GL:  I think adjusting to new routines as a result of fatherly responsibilities is a general struggle.  Also another big struggle is balancing my friendships.  I think it takes much more planning and intentionality to get together with friends and its hard at times to relate to friends that live generally care-free lives.  The most joy I experience is in small things as I mentioned before.  When Zoe learns how to wave, or clap, or just laughs and giggles it makes me proud and happy.

FF: Would you be willing to talk about how your faith has been shaped or changed in the process of you and Vivian becoming parents?

GL:  There were some really dark times for us as we struggled for a number of years with our inability to conceive.  As couples around us became pregnant and other families grew, we often times felt envious, isolated, and alone in our struggles.  It was a load to bear and our focus and anxiety on conceiving became an unhealthy obsession that damaged our faith.  It was only after we begun to share our difficulties with others that we realized our situation was not uncommon and as we reached out to others for support we felt the “body of Christ” and its loving embrace for us in our time of need.

During one Sunday (Check out the podcast on thenewcom.com from 11/21/2010 towards the end 45 min or so in) where Viv and I were probably feeling the least hopeful, Pastor Peter preached on Jonah and talked about “rival gods” and how anything that we tell ourselves we “must” have is our real God and idol.  As he was preaching, I could not help to think that even our “good” and “reasonable” desires to have children was keeping our selves away from God.  Our “idol” was in having a baby and I realized that my hope was in our future family and not Christ.  After the sermon, Peter asked for people to come up and pray.  Without talking to each other or hesitation, both Viv and I stood up, walked to the front, and were in tears.  That moment confirmed to Viv and I where our hearts and minds were and that we were going to try to be, from that point on, ok with whatever God had planned for us.  Child or no child.  We both wanted God without condition and with an undivided heart despite our circumstances.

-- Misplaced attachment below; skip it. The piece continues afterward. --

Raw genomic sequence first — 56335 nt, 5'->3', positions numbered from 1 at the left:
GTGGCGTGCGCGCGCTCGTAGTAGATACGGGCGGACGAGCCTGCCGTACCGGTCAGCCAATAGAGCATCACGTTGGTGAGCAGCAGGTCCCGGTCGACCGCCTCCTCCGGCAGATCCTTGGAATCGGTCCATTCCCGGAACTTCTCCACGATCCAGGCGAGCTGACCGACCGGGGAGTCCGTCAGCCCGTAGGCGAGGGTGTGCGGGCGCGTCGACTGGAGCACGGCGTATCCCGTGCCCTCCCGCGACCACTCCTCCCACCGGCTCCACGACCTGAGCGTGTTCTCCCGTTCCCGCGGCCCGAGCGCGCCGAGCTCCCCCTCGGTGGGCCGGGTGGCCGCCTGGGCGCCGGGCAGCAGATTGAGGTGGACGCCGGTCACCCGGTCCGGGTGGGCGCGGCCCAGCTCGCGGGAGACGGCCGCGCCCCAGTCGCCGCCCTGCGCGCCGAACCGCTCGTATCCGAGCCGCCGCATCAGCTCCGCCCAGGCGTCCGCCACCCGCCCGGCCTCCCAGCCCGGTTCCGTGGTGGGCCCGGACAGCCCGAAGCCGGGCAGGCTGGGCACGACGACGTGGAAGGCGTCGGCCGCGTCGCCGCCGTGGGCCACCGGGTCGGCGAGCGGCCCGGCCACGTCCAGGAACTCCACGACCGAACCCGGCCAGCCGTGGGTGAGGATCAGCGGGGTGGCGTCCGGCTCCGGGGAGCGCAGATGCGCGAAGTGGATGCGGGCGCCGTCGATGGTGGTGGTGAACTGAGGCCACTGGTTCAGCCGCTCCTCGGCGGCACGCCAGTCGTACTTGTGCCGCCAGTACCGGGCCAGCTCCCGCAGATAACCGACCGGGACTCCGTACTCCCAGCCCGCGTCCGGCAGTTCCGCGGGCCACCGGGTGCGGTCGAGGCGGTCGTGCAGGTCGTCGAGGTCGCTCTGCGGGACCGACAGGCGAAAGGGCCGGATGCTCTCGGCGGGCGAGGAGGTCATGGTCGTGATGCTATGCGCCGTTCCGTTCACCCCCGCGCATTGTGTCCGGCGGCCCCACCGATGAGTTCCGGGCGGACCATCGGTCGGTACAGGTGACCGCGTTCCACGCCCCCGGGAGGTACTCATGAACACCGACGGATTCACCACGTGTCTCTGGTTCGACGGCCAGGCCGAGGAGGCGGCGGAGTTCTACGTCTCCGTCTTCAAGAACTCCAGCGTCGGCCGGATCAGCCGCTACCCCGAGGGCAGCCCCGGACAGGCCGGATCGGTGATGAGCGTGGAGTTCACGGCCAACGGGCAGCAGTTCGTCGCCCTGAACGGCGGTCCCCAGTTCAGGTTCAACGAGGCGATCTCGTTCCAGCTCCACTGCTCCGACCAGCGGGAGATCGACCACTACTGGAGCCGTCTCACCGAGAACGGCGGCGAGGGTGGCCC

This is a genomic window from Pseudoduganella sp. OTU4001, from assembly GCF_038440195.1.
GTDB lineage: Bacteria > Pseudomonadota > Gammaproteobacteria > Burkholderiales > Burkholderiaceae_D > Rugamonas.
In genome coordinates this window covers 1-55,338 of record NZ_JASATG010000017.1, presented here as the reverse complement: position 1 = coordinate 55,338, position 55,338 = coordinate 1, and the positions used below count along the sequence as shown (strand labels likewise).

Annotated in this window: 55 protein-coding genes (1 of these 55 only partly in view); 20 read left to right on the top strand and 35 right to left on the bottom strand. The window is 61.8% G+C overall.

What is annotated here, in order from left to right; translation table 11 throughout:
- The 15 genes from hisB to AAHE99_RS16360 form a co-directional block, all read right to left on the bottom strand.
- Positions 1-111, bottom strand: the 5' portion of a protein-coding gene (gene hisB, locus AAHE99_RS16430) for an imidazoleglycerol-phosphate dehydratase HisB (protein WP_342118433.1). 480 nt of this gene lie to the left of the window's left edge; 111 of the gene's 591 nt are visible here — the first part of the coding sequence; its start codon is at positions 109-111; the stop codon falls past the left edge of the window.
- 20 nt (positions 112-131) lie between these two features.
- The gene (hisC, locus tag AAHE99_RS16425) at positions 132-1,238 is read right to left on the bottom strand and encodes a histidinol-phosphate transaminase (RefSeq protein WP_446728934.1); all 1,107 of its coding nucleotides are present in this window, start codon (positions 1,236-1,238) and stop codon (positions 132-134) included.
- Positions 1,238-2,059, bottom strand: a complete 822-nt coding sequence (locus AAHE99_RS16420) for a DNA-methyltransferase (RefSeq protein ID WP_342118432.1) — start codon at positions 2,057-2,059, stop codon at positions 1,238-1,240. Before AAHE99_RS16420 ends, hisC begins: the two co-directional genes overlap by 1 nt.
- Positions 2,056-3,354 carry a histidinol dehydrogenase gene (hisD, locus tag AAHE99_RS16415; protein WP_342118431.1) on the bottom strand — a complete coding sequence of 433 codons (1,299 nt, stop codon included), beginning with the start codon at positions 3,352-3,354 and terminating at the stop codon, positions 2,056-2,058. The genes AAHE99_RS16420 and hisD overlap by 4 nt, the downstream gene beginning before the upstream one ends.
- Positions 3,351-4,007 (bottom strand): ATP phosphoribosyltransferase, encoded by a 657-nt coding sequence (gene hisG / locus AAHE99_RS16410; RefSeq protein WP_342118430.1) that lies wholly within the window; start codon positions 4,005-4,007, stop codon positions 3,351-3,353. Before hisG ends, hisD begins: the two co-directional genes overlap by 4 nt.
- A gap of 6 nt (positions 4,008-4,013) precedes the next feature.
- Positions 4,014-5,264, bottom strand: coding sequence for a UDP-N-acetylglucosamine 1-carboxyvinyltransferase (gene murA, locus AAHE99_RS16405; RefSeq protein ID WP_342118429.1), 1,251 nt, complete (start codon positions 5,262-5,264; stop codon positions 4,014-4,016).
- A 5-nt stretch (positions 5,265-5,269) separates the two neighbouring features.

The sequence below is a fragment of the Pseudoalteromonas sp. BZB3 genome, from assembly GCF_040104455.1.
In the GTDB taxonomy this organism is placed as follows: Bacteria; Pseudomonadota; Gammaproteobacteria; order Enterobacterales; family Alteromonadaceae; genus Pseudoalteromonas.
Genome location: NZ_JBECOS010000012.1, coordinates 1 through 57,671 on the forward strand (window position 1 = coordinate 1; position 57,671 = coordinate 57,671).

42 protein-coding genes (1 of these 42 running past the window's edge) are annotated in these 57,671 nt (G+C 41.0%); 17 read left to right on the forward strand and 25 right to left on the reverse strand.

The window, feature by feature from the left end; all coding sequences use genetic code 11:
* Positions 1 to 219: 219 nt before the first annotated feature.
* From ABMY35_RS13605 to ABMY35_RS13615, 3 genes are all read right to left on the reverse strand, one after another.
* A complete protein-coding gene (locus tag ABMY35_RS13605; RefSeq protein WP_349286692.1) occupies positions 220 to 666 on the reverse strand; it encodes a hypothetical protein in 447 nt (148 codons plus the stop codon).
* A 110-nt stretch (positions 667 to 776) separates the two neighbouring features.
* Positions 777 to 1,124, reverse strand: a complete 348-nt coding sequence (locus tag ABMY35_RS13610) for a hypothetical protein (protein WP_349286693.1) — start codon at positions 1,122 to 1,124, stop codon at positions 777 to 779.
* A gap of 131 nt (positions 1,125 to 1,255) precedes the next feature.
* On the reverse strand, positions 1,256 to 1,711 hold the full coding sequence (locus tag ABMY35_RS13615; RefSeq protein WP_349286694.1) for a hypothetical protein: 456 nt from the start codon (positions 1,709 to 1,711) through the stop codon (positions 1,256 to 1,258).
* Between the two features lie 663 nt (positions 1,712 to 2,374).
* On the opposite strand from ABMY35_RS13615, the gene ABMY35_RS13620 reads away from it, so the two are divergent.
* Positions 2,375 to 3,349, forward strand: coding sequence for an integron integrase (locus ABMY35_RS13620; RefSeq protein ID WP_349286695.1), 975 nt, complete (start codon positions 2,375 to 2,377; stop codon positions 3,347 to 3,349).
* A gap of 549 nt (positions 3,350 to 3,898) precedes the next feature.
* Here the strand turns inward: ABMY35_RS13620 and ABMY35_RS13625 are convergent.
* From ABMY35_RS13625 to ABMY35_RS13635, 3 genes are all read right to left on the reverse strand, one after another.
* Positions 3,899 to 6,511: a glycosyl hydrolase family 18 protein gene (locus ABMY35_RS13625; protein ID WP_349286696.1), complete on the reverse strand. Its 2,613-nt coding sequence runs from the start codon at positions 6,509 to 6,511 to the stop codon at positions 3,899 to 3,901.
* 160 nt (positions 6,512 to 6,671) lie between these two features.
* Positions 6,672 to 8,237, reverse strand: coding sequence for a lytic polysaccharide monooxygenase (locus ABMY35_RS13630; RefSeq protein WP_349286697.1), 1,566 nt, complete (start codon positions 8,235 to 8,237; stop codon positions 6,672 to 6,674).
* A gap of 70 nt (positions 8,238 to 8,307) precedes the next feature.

Little did we know, God was about to give us miraculous news.  Three days later, right before thanksgiving we confirmed that we were expecting.  God has a funny sense of timing and I truly believe that our journey was meant to be a testimony of how even the “good” things we naturally desire have the ability to wrestle our hearts away from the God who loves and desires our undivided hearts.

Now when I think of God while holding my daughter I am reminded of our family’s journey and know that as much as I love Zoe that my ultimate source of my joy, love, and salvation is in my God.  I hope to teach my Zoe that truth one day.

FF: What surprises are there along the way for parents? What do you wish you were told to expect? 

GL:  I would say that the surprises are in the amount changes to your own life, personality, and character are so many that after being a parent you may never comprehend how life was before your baby.  I wish I was told to expect how much baby stuff costs!  Yowzas!

FF: What is one recent memory you made with your child?

GL:  Swimming with Zoe for the first time.  While on vacation in Florida I’ll never forget how Zoe loved being in the pool and her enormous smile as she splashed the water with her hands.